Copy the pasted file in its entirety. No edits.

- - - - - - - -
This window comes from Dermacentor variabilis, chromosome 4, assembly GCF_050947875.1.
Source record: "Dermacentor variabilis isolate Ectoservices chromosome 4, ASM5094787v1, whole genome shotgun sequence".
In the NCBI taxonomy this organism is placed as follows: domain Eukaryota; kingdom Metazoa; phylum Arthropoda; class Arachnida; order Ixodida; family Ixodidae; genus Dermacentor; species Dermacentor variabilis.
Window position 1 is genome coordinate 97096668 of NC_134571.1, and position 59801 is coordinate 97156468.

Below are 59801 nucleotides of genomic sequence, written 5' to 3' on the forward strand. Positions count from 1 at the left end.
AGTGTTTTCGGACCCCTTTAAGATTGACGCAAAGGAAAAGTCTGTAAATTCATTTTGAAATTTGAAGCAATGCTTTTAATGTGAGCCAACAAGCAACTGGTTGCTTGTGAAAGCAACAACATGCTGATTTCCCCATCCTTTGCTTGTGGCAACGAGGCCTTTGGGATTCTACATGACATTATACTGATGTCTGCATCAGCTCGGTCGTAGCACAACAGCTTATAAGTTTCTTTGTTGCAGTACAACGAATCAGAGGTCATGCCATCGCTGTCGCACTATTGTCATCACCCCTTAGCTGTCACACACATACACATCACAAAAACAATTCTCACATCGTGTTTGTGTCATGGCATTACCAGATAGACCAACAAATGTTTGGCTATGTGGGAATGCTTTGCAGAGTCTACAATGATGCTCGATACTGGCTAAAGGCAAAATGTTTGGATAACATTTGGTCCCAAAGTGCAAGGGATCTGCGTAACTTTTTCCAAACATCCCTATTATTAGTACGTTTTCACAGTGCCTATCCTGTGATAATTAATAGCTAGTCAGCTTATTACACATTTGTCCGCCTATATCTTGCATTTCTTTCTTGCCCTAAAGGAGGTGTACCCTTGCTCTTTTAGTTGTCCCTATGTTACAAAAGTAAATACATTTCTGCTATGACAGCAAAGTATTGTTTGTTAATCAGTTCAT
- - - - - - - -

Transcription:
This window comes from Dermacentor variabilis, chromosome 4, assembly GCF_050947875.1.
Source record: "Dermacentor variabilis isolate Ectoservices chromosome 4, ASM5094787v1, whole genome shotgun sequence".
In the NCBI taxonomy this organism is placed as follows: domain Eukaryota; kingdom Metazoa; phylum Arthropoda; class Arachnida; order Ixodida; family Ixodidae; genus Dermacentor; species Dermacentor variabilis.
Window position 1 is genome coordinate 97096668 of NC_134571.1, and position 59801 is coordinate 97156468.

Below are 59801 nucleotides of genomic sequence, written 5' to 3' on the forward strand. Positions count from 1 at the left end.
AGTGTTTTCGGACCCCTTTAAGATTGACGCAAAGGAAAAGTCTGTAAATTCATTTTGAAATTTGAAGCAATGCTTTTAATGTGAGCCAACAAGCAACTGGTTGCTTGTGAAAGCAACAACATGCTGATTTCCCCATCCTTTGCTTGTGGCAACGAGGCCTTTGGGATTCTACATGACATTATACTGATGTCTGCATCAGCTCGGTCGTAGCACAACAGCTTATAAGTTTCTTTGTTGCAGTACAACGAATCAGAGGTCATGCCATCGCTGTCGCACTATTGTCATCACCCCTTAGCTGTCACACACATACACATCACAAAAACAATTCTCACATCGTGTTTGTGTCATGGCATTACCAGATAGACCAACAAATGTTTGGCTATGTGGGAATGCTTTGCAGAGTCTACAATGATGCTCGATACTGGCTAAAGGCAAAATGTTTGGATAACATTTGGTCCCAAAGTGCAAGGGATCTGCGTAACTTTTTCCAAACATCCCTATTATTAGTACGTTTTCACAGTGCCTATCCTGTGATAATTAATAGCTAGTCAGCTTATTACACATTTGTCCGCCTATATCTTGCATTTCTTTCTTGCCCTAAAGGAGGTGTACCCTTGCTCTTTTAGTTGTCCCTATGTTACAAAAGTAAATACATTTCTGCTATGACAGCAAAGTATTGTTTGTTAATCAGTTCAT